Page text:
EWU McNair Scholar Christina Hudson worked with Dr. Okera Nsombi on her Summer Research Internship project The Characterization of African Religions. Christina’s aim was to investigate how Western academia’s proximity to Eurocentric hegemonies influences religious studies. Her literature review went on to survey the work of scholars who have engaged in the examination of Eurocentrism as it pertains to the study of African religions.
Christina analyzed 129 articles taken from 10 of the top 20 peer reviewed religious studies journals from 2020. She first inspected the articles for instances of the terms Africa, African, African-American, Hoodoo, and Conjure. She found that Indigenous African and African diaspora religious traditions, such as Hoodoo and Conjure, were not mentioned in any of the 129 articles.
Before beginning the study, Christina proposed:
Observing these gaps [in inclusion of Indigenous African and African diaspora religious traditions in peer reviewed religious studies journals] would highlight the ways in which the current survey of world religions within higher education can be expanded. Doing so may allow for a more accurate depiction of the contributions of African cultures to world religions. This will also help to reshape education in such a way that better tells the story of human development, cultural exchange, and interconnectedness.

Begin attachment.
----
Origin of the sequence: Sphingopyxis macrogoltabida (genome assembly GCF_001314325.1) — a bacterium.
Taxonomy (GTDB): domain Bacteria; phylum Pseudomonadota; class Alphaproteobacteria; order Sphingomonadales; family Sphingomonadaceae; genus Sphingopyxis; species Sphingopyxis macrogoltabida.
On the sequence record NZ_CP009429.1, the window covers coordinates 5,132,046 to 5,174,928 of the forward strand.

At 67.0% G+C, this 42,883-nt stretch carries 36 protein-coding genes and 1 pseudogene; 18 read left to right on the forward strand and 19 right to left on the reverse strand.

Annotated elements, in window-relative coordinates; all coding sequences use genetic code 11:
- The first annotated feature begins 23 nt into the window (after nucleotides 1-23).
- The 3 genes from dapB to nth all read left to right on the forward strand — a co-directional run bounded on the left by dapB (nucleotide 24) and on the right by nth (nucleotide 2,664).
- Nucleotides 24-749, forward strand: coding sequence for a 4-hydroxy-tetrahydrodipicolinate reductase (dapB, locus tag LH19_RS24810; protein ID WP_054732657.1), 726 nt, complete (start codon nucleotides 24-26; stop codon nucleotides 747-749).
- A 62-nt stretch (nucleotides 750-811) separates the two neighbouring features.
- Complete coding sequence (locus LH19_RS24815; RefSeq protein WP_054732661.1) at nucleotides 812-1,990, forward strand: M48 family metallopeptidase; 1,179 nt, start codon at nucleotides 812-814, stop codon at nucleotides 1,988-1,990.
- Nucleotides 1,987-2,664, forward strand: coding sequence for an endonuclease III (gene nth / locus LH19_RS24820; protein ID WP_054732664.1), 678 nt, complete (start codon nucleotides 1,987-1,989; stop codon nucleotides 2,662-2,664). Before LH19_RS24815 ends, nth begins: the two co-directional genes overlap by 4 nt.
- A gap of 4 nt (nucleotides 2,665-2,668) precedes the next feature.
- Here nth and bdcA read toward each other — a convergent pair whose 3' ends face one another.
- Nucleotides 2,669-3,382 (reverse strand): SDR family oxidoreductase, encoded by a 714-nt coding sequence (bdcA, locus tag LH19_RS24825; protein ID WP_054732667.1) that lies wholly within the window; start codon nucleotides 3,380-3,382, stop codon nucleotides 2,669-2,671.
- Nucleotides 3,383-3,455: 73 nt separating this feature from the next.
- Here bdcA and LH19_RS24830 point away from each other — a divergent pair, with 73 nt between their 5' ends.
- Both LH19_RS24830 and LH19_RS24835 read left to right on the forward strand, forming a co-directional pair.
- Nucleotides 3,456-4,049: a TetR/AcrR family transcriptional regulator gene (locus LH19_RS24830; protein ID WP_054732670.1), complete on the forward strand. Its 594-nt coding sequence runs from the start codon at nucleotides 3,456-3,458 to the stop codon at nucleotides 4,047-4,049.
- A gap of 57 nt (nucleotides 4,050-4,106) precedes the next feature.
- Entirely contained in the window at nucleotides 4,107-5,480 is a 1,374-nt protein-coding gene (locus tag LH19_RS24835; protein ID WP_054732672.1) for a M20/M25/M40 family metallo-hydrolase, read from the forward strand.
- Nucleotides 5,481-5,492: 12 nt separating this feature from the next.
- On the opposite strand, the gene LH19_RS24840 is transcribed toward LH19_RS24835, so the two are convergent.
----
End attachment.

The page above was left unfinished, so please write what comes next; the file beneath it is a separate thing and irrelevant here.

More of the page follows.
Christina is interested in decolonizing religious studies with a focus on ancient African religious texts, with the intention of shifting the way we view the contributions of people of color to the development of civilization throughout history.
Christina will be presenting at the 43rd Annual Southwest Popular/American Culture Association Conference in Albuquerque, New Mexico, in February 2022. She is a regular contributor to BlackPast.org and the recipient of the Robert and Joan Morgan Nelson Scholarship, which benefits a History or Humanities Major at EWU. Christina is currently applying to graduate programs at several schools. We have no doubts that Christina will succeed in graduate school and generate essential academic work that expands the field of religious studies.